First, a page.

The 2010 Consumer Electronics Show (CES), which opened this week in Las Vegas, is teeming with plans from the various video manufacturers to deploy and promote 3-D technologies for sports, movies and TV programs.
Among the speculation is that DirecTV, with its new HD satellite now safely in orbit, will announce plans for 3-D programming beginning this March when the satellite goes online. Reports say only a firmware update to existing set-top boxes will enable DirecTV subscribers to watch programming in 3-D.
Sky, the satellite broadcaster in the UK, has already revealed its 3-D plans with a new HDMI specification. HDMI 1.4 will ensure compatibility between 3-D TV displays and set-top boxes. Many broadcasters are pushing the HDMI to officially support 1080p 3-D transmissions, which will sacrifice resolution while saving bandwidth by combining left/right images into a single frame.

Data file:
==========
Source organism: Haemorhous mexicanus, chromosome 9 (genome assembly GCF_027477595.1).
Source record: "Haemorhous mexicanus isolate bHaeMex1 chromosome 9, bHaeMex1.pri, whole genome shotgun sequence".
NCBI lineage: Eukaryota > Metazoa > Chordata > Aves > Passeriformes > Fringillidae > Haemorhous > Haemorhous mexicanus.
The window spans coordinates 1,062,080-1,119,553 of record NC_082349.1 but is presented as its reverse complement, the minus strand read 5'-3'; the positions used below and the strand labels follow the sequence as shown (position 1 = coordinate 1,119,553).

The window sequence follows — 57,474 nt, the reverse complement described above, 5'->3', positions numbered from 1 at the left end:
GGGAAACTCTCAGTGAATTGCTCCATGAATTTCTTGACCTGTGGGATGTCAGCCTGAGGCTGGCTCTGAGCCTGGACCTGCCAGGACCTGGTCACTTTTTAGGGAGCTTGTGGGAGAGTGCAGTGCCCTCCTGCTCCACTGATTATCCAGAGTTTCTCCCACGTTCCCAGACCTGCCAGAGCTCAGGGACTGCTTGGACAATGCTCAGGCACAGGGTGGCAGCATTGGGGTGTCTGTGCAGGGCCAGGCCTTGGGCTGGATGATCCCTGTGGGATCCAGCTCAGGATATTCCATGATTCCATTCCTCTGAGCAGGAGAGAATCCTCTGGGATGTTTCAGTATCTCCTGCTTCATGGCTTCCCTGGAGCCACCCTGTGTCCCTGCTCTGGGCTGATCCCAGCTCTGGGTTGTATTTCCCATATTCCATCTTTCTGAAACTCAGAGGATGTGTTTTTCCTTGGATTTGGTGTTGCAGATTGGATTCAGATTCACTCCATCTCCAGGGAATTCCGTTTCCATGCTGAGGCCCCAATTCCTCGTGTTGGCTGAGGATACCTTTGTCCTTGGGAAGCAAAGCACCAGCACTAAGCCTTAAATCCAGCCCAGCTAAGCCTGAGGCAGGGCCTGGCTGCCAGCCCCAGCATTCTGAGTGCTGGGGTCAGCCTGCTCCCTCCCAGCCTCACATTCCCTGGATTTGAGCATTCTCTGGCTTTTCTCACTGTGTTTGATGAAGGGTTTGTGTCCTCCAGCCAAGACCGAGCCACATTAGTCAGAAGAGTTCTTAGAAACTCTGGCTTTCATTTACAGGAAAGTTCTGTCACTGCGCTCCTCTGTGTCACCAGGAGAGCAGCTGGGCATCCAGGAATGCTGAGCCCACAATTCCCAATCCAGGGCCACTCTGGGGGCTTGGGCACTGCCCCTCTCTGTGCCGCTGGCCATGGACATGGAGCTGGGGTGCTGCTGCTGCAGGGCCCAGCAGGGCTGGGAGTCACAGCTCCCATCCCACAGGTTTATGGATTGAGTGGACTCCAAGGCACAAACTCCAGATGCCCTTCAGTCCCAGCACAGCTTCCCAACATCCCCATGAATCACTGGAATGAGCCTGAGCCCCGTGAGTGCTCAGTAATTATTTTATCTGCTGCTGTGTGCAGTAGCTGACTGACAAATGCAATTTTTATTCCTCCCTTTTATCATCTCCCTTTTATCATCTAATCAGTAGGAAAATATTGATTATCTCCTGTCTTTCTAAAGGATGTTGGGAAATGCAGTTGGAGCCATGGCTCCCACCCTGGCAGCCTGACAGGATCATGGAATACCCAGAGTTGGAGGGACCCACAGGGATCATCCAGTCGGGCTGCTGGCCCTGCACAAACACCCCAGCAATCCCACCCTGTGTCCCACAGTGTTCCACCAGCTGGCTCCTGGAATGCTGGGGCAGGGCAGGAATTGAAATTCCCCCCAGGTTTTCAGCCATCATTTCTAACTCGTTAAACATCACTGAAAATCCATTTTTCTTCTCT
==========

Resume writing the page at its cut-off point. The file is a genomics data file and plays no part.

Many manufacturers, including Sony and LG Electronics, are expected to announce 3-D-capable HDTV sets at CES. Also scheduled for introduction are a number of 3-D Blu-ray Disc players.
The Blu-ray Disc Association has already finalized its 3-D specification, which includes support for the PlayStation 3. The format will be display-agnostic and support any 3-D TV, including LCD and plasma models.
Blu-ray players with 3-D discs will project a 1080p image for each eye. Special glasses required for viewing 3-D brings the two images together to create the additional affect of depth. The 3-D specification calls for encoding 3-D video using the Multiview Video Coding (MVC) codec, an extension to the ITU-T H.264 Advanced Video Coding (AVC) codec currently supported by all Blu-ray Disc players.
MPEG-4 MVC compresses both left- and right-eye views with a typical 50 percent overhead, compared to equivalent 2-D content, and can provide full 1080p resolution backward-compatibility with current 2-D Blu-ray Disc players. The specification also incorporates enhanced graphic features for 3-D. These features provide a new experience for users, enabling navigation using 3-D graphic menus and displaying 3-D subtitles positioned in 3-D video.
The market for 3-D TV is expected to be $1.1 billion in 2010, according to market research firm DisplaySearch. By 2015, it’s expected to skyrocket to $15.8 billion.
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